Estate planning is something that is supposed to be done before one dies. The legal document in the estate planning process is called the will. The will determines how a person’s financial affairs are to be dealt with at death. It shows how assets are to be transferred to the desired recipients at the desired times with details of any restrictions. It should suggest the simplest and most cost-effective way for the transfer to occur and with the least amount of tax paid.
It sounds like a lot of fun, doesn’t it? Not really. Who likes to think about their own demise? That’s why many put off and/or never get around to proper estate planning. We are about to suggest an alternative way to think about it and lead to a more holistic will. It’s called legacy planning.
The key word here is planning. Without proper planning you end up with a default legacy. Another type of legacy is the politically correct legacy. And the type of legacy that is the most rewarding is the organic legacy.
The first step toward organic legacy planning is to reflect back upon your life. We are not talking about glorifying the “good old days.” You want to gain an understanding of what your life has been all about. A journal is quite useful for this purpose. Remember when and where you made a difference. Identify personal, family, and career achievements. Recall people who made a difference in your life and where you made a difference in someone else’s life. As this process evolves you will develop an understanding of what you want to pass along and how you want to be remembered.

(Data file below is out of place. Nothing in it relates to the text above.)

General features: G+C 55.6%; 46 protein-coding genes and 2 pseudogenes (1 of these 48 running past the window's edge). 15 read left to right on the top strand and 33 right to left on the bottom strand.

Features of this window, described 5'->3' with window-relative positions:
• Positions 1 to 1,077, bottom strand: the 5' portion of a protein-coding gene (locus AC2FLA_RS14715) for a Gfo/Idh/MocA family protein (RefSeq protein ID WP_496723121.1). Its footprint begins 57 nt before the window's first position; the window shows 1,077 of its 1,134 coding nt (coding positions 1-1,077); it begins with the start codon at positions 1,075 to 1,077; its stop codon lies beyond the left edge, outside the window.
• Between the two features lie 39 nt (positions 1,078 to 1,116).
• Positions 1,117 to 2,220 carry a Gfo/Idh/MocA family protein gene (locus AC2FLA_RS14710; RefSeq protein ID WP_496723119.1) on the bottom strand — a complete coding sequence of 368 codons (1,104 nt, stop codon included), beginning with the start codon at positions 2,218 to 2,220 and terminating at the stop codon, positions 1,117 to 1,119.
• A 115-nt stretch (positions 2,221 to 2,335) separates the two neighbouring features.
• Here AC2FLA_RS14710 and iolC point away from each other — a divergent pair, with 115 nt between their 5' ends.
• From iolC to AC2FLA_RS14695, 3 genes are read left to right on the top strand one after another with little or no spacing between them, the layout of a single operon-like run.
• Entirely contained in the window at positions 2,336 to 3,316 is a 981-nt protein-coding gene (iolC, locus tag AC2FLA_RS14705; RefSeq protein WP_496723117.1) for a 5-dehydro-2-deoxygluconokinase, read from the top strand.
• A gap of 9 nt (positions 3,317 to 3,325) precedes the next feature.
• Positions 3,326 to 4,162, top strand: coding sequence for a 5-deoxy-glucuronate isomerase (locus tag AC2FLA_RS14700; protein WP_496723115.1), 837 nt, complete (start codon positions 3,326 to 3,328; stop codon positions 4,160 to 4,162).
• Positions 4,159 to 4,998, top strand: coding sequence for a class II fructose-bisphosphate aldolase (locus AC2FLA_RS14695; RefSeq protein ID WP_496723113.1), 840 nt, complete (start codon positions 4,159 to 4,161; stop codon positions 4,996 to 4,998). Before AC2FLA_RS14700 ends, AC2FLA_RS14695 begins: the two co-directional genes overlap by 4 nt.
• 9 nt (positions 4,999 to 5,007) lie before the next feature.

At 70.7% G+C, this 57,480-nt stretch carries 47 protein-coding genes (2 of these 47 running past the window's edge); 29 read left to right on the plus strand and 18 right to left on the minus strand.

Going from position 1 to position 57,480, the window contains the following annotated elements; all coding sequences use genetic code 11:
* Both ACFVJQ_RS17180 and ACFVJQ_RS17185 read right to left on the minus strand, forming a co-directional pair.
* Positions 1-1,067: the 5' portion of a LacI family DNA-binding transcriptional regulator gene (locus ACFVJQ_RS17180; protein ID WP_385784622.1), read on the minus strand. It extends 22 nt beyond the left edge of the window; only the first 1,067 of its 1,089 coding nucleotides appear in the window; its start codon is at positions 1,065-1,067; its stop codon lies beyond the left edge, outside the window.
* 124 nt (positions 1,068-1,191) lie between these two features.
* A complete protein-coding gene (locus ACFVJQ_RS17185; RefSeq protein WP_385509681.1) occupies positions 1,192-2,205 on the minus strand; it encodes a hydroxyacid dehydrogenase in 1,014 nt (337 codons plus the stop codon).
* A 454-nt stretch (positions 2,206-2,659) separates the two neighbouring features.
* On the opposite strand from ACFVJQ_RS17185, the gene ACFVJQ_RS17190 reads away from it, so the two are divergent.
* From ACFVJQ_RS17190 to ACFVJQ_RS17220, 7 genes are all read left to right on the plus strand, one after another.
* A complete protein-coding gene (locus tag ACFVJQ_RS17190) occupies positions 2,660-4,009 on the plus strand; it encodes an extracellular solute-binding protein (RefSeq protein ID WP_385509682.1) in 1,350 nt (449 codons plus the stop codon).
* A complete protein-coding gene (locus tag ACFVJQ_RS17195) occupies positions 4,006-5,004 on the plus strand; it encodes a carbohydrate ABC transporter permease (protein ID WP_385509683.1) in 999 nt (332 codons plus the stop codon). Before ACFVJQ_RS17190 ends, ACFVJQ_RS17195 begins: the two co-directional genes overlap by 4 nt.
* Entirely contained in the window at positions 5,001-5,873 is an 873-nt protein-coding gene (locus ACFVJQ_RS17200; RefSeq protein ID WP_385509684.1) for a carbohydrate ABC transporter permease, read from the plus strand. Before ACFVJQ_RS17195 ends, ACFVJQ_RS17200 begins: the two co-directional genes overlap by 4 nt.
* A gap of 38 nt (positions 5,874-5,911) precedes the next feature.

It is a demanding process that should not be tackled alone. It may require teamwork to do an effective job of developing your legacy. The baby boom generation is in the ideal position and should be ready, willing and able to assist their aging parents and other senior adults with this final task. Appreciate that our elders are not really “losing it”, but rather they are progressing through a different stage of life at a different pace. It’s a time when the older adult is not hurried and looking for the next promotion. Decisions are not necessary on the spot. Our older adults move more slowly, process information more slowly, and make decisions more carefully. The trick is to be patient with our elders and never allow them to feel that they have lost control.
It takes time and support to sort through one’s life. Invite your family or close friends to take part in your journey. Tell your stories and revisit the events that shaped your life. There will be good memories as well as bad ones. Some memories may be painful while others will be filled with joy. It will be an exhaustive inventory of events that need to be considered. It goes far beyond a mere recording of history for future generations. It is your personal search for your definition of purpose and meaning. When complete, you should have a clear understanding of your life events and how you want to be remembered. Then you can finalize your legacy plan and complete your will.
The foregoing is for general information purposes and is the opinion of the writer. This information is not intended to provide personal advice including, without limitation, investment, financial, legal, accounting or tax advice. Please call or write to Rick Sutherland CLU, CFP, FDS, R.F.P., to discuss your particular circumstances or suggest a topic for future articles at 613-798-2421 or E-mail firstname.lastname@example.org. Mutual Funds provided through FundEX Investments Inc.